Inflammatory breast cancer (IBC) is defined more by what it is not than by what it is. This rare, aggressive type of cancer doesn’t fit the description of what we commonly think of as breast cancer.

IBC is highly visible, and women often find it themselves rather than having it detected through screening. Cancer cells block lymph vessels in the skin, making the breast look red, swollen and inflamed. This can also cause nipple distortion and pain. IBC usually doesn’t present as a palpable lump.

Rare but not new, IBC was written about in the early 19th century by Scottish surgeon Sir Charles Bell. Artists have depicted this distinctive presentation in their work, including Michelangelo in his sculpture Night. However, most people have never heard of this type of breast cancer and it is not commonly taught in medical or nursing schools.

Without even a medical coding number, we can only guesstimate the incidence of IBC. Experts think IBC accounts for 1 to 5 percent of all breast cancers diagnosed in the United States, but it may be responsible for about 10 percent of breast cancer deaths. It’s more common among African-American women and, for reasons not fully understood, seems to be more aggressive in these women compared with white women. Men can and do get breast cancer, including IBC, but this is very uncommon.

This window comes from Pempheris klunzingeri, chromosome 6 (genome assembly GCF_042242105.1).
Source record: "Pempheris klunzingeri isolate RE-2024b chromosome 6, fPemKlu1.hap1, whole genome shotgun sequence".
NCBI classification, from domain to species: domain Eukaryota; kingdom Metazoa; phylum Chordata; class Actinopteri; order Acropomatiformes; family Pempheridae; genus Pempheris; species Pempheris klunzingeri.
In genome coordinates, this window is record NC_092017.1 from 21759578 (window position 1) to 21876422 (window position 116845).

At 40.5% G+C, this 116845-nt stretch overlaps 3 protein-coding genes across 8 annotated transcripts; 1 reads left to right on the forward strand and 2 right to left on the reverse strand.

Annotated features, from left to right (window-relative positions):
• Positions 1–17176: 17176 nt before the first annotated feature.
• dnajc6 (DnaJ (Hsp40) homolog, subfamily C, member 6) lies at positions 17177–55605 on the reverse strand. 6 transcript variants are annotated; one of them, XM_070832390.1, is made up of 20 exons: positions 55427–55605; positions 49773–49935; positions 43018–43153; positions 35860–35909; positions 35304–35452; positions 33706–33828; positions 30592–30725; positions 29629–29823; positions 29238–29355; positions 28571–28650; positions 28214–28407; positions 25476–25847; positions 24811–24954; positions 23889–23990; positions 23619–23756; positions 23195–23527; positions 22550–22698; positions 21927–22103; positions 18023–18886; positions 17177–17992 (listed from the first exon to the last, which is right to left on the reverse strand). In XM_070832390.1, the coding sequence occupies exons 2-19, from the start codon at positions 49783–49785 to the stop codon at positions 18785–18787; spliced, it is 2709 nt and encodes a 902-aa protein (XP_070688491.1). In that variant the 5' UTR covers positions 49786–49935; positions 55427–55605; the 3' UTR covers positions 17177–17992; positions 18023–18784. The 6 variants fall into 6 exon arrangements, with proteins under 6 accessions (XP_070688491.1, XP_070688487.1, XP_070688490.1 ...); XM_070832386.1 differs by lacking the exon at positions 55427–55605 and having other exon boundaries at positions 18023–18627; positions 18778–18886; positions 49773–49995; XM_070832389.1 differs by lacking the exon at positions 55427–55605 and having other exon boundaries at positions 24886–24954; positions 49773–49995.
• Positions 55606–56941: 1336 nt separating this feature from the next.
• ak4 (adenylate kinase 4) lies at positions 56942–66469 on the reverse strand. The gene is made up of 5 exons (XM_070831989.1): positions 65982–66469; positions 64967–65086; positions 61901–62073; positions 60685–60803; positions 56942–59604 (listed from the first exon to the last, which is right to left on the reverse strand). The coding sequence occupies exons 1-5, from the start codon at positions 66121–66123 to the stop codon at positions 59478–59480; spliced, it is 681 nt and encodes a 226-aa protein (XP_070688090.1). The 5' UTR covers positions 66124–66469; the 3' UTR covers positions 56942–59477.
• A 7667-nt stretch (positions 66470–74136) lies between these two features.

Most IBC is invasive ductal carcinoma, which means it develops from cells that line the milk ducts and spreads beyond them. Mammograms and ultrasounds often miss it because of the scattered tumor cells. IBC tends to strike women at a younger age, when the breasts are naturally more dense, potentially masking the tumors. It is often initially misdiagnosed as an infection (mastitis) or an injury.

IBC progresses rapidly—often in just weeks or months—and this rapid onset of symptoms is key to diagnosis. About 75 percent of people with IBC are diagnosed at Stage III and the rest at Stage IV, meaning it has spread to distant sites in the body.

The standard of care for IBC is similar to that of locally advanced breast cancer, but mid-treatment scans are done more often to assess the effectiveness of chemotherapy. Half of inflammatory breast cancers are hormone-receptor negative, which means that estrogen does not promote their growth and hormone therapy is ineffective.

After chemotherapy has shrunk the cancer, people with IBC usually undergo a non-skin-sparing mastectomy, which is necessary to remove cancer that has invaded the skin. Radiation is also an important part of trimodal care for the best outcomes for this aggressive disease.

Today, although still not widely known, IBC is getting more attention. Hope is arising from dedicated IBC research and specialists developing new treatment paradigms for this virulent cancer with a short life expectancy.